One of London’s greatest strengths is its multiculturalism.
It is estimated that a third of Londoners were born outside the UK, while walking on the streets of London, you can hear around 200 languages being spoken.
This hasn’t just enriched the capital economically but also culturally and gastronomically, elevating its status as the best city ever.
But things have not always been easy for those who have come to call London their home. Balancing one’s faith, beliefs and practices with life in London may seem easy now but this is only thanks to the sacrifices and struggles of heroes before us.
Amar Singh, from India, started working as a train guard on board Central line trains in 1962.
At the time, he lived in Hambrough Road, just off Southall Broadway at a time the Ealing town was becoming known as “Little India”.
Train guards used to operate doors, patrol trains and could be called on in case the driver fell ill or could not continue his route. A clean-shaven Amar Singh wore his flat-peaked cap to work from the Acton depot for two years.
But when Amar decided he wanted to be more in touch with his religion, transport officials suspended him without pay.
Under the Sikh religion, cutting of the hair and beard is forbidden and men are encouraged to wear a turban, an incredibly strong symbol of spirituality and devotion.
While working as a train guard, Amar decided to grow out his hair and beard. During the swinging 60s in London, this was hardly a rarity but when Amar decided to swap his guard’s cap for a turban he was told not to come in to work.
His black turban was chosen to coordinate with the uniform and he took the London Transport badge from his cap and pinned it to the centre of his turban.
But officials at London Transport, the predecessor to Transport for London, were unimpressed with the change in uniform and said Amar would have to wear the standard uniform.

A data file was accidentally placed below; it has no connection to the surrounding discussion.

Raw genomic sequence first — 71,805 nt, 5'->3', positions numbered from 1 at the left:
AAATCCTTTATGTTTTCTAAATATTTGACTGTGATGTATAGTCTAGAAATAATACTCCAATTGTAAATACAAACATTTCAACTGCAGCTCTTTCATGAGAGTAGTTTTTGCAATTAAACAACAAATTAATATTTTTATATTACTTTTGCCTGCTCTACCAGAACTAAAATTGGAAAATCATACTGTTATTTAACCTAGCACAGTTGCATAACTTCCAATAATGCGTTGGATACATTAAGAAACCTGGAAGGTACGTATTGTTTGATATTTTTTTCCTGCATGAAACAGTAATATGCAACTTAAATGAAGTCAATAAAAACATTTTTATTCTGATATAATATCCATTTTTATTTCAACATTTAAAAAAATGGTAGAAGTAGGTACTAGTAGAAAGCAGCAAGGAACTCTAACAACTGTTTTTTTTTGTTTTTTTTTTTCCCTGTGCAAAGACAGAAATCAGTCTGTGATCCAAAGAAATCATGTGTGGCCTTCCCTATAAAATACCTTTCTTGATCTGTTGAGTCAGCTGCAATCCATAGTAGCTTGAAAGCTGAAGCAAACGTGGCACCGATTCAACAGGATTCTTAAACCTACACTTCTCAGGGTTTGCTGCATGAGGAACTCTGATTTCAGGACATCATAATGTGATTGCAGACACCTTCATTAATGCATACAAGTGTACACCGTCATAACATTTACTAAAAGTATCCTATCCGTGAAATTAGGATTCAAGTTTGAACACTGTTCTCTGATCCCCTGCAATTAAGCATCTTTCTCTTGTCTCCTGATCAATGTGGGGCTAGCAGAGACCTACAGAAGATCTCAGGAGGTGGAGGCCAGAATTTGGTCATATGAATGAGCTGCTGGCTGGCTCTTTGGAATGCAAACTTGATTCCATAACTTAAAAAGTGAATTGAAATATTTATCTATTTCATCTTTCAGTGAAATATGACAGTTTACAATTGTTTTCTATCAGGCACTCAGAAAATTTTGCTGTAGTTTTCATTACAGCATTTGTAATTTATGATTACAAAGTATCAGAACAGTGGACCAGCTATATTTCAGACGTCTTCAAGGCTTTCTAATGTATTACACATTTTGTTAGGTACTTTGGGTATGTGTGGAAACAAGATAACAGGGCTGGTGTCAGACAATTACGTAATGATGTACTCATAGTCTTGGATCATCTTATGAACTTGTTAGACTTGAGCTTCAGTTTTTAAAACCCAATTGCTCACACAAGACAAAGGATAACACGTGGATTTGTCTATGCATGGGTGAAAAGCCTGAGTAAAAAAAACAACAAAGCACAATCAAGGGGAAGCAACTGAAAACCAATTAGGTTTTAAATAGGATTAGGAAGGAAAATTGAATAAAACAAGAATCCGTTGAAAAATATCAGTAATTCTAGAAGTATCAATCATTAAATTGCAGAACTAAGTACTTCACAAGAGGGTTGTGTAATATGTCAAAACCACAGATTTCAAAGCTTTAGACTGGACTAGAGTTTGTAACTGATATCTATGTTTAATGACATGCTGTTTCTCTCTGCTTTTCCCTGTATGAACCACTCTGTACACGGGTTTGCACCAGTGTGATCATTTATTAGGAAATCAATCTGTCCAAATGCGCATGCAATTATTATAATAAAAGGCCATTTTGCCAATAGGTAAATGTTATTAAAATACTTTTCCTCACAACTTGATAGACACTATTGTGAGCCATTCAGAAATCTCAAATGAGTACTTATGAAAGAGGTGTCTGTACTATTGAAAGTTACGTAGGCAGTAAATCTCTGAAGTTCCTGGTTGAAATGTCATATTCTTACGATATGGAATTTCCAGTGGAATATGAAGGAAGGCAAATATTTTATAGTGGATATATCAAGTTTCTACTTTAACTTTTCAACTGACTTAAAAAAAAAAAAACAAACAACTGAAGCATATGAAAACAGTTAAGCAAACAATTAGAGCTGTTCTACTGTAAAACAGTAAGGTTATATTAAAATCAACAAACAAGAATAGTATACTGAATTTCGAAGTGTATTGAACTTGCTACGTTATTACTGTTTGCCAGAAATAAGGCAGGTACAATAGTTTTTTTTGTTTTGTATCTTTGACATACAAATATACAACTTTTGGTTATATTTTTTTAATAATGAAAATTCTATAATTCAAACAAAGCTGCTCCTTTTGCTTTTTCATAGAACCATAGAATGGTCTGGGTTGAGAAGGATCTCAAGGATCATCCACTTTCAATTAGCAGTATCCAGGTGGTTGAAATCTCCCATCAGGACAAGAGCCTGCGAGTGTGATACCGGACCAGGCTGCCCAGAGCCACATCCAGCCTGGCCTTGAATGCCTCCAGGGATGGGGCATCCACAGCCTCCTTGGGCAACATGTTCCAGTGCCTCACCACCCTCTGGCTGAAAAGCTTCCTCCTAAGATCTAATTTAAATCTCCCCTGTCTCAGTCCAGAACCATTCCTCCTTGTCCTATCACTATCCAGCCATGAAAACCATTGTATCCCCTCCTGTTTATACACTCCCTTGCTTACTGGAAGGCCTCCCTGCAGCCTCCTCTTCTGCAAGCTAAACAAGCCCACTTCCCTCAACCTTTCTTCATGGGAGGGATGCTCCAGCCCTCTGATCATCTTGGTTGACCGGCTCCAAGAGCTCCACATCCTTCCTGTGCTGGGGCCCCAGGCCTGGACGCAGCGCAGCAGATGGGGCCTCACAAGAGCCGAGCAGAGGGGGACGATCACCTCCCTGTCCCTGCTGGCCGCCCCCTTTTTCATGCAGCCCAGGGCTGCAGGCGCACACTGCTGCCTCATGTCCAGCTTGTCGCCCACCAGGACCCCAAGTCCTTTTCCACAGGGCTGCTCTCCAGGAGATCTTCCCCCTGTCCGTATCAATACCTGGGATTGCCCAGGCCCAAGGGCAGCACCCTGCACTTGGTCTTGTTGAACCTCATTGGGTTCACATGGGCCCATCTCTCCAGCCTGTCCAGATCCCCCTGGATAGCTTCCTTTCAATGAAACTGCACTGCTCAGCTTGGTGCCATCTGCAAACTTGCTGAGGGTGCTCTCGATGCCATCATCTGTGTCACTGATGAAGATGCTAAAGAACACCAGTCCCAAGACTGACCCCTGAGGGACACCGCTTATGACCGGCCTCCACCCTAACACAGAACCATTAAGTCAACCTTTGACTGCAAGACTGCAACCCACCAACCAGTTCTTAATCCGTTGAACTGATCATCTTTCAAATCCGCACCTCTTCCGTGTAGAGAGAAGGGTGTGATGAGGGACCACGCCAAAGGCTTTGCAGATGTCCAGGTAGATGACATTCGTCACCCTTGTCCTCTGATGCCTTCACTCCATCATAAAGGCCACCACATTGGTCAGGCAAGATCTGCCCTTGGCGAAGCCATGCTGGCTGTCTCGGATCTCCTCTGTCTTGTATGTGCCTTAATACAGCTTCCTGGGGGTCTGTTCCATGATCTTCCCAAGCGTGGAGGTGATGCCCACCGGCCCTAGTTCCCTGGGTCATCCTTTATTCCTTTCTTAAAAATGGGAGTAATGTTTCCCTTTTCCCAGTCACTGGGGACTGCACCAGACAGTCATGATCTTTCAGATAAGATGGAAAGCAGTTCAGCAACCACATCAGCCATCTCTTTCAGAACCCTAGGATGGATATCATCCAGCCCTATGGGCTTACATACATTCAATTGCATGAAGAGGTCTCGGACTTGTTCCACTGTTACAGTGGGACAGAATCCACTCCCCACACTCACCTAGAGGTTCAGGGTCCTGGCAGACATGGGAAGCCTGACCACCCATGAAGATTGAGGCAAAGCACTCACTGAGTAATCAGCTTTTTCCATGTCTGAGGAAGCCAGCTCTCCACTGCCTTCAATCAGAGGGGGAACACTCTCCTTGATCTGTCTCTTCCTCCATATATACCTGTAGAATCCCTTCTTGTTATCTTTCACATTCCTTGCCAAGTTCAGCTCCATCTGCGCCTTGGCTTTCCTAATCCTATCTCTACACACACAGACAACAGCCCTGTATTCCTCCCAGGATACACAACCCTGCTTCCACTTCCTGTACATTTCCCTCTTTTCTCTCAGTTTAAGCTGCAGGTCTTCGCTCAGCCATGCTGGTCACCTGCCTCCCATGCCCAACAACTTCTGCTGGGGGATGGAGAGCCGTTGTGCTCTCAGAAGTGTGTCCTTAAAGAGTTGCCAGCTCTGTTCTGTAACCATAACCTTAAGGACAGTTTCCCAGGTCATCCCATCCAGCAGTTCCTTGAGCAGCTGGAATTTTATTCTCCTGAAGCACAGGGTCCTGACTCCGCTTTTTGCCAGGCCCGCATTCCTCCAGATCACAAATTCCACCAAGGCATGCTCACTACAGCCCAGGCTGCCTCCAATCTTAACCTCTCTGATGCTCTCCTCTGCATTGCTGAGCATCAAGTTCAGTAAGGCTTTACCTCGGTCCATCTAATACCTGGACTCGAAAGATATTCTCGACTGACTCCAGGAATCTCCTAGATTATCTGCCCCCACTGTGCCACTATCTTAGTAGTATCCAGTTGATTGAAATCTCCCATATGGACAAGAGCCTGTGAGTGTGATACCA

For three weeks, Amar wore his new uniform with turban to work and every single day he was marked as being absent and turned away as the bosses would not change their mind or bend the rules.
Across England, prayer meetings were held in Sikh communities for Amar to get his job back. The story made the national and local newspapers at the time, bringing awareness of the issue to more communities than ever before.
He told the Mirror during the battle: “I wore a peaked cap for more than two years. I had my hair cut and I shaved like an Englishman.
“But I could not go on – my conscience was tormenting me. I decided to let my hair and beard grow again.
“When my hair looked like a Beatle’s I put it in a turban. But at work I was told this was not allowed.”
He told a news agency he “was surprised at this religious discrimination”.
“London Transport seem to be trying to starve me into submission, because they haven’t sacked me and will not release me,” he added after losing £30 in wages. That is more than £500 in today’s money.
London Transport replied that “the case has been presented the wrong way around”.
“We are not interested in religion or colour. Singh has worn his uniform for two years. We simply told him he cannot wear a turban on duty,” they added.
However just days later, the bosses acquiesced and said he would be allowed to wear the black turban as long as it bore the London Transport badge.
A spokesman even told the Mirror “we won’t be unsympathetic towards a request by him for the his pay for the time he has been absent”.
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However when asked if other Sikhs would be able to wear a turban and work for London Transport, the spokesman said Amar Singh’s was a “special case”.
Today, bus drivers, Tube staff and other workers across the network are open to wear turbans, hijabs, beards, crosses and any other symbols of their religion while working to keep our capital running.
But few remember the name Amar Singh – the hero who made huge sacrifices for religious freedom in London.